16 Jun 2017

'I can't get a place': Northland woman turns to life in a leaky bus

6:09 am on 16 June 2017

Living in a leaky bus would be most people's idea of housing hell - especially if you'd just had major surgery.

But a Northland woman who had a hip replacement six weeks ago says she's just grateful to have somewhere to live.

Maureen is living in a bud, having had a hip replacement just two weeks ago.

Maureen is living in a bus in a friend's backyard in Whangarei, having had a hip replacement just two weeks ago. Photo: RNZ / Lois Williams

Maureen, who asked RNZ not to use her surname, is paying $50 a week to rent an old bus, parked up in the backyard of a friend's house.

The 61-year-old pays another $50 to use the bathroom and kitchen in the house, but stays in the bus most of the time, to give her friends some privacy.

"I would never have dreamt that this is where I'd be in my life at this age," she said.

"But it is the way it is, and I don't know what to do because I can't get a place."

Maureen's story is an increasingly common one of people moving to Northland, hoping in vain to find an affordable home.

She worked as a truck driver in Auckland until the company closed and she was made redundant.

With no job, and her hip starting to give out, she headed north to Whangarei, where she grew up, thinking she would be able to find a place she could afford on a benefit.

"I got a shock to see how high the rents were," she said.

"There's some nice units around but they're $300 a week. That's more than I get on my benefit. "

Maureen stayed with friends and family for a time, but increasingly desperate to be independent she found the bus - and a friend who let her park it.

A fortnight after her surgery, she is still in pain and moving with difficulty. She can't sit and has to either stand or lie down.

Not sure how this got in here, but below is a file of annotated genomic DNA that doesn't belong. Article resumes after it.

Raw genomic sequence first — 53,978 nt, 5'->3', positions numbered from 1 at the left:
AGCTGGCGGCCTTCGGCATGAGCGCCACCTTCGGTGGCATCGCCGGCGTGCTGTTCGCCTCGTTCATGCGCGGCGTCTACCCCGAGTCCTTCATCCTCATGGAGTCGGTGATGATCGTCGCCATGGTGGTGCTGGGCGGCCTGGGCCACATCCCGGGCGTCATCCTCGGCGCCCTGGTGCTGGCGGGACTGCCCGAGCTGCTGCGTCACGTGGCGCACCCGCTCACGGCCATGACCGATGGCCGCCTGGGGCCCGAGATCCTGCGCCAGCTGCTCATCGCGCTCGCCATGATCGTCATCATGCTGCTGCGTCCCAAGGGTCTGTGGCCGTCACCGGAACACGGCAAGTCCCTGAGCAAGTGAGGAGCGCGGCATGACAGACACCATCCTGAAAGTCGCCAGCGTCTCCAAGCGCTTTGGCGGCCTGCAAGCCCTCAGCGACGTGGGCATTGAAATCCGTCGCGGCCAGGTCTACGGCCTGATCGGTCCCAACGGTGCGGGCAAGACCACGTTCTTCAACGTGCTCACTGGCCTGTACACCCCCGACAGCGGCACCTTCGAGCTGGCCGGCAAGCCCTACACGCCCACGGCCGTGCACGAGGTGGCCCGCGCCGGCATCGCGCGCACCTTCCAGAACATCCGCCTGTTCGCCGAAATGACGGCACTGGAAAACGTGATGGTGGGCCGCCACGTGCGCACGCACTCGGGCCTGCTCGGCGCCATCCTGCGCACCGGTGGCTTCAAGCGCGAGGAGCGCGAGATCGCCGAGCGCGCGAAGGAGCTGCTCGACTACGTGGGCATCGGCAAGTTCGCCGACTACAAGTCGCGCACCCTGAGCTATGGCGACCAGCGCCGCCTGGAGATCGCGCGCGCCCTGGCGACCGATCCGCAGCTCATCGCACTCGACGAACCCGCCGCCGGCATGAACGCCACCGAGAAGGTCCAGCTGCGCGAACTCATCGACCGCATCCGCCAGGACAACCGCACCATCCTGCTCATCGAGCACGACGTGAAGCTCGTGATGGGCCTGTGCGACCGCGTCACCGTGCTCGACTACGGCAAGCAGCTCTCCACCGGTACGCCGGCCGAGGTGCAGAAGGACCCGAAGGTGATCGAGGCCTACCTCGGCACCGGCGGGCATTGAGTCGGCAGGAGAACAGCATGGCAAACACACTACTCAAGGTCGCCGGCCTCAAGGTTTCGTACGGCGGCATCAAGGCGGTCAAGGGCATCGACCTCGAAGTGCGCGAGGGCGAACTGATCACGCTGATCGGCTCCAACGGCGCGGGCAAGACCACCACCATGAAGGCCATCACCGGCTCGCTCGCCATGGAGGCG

Climbing down the steps of the bus, and trekking back and forth to the house is a mission.

Even getting into bed is agonising: beds are supposed to be high for a hip surgery patient, but the one in the bus is low.

She piles on the duvets at night and wears scarves and balaclavas. The winterless north can be surprisingly bleak in June, and the thin walls of the bus run with condensation as she sleeps.

She has a small fan heater - but won't use it because she doesn't want to put her friend's power bill up.

But she's not complaining. Her goal is to get well, get another driving job and find a one-bedroom flat.

"I'm grateful... I'm blessed to have the bus," she said. "There's lots of people worse off than me."

Maureen's GP, Kyle Eggleton, is less philosophical.

Too many of his patients were living in cars, tents and other accommodation that was damaging their health, he said.

And Maureen's situation troubled him.

Patients recovering from hip surgery needed to be moving around to restore their mobility, not confined to a bus, Dr Eggleton said.

"It's going to be difficult for her to recover living in a cramped environment with a low bed that's difficult to get in and out of.

"And because of the cold and damp she is more at risk of respiratory conditions and pneumonia."

Dr Eggleton said he had a number of patients living 12 or 15 to a house because of housing scarcity and high rents in Whangarei.

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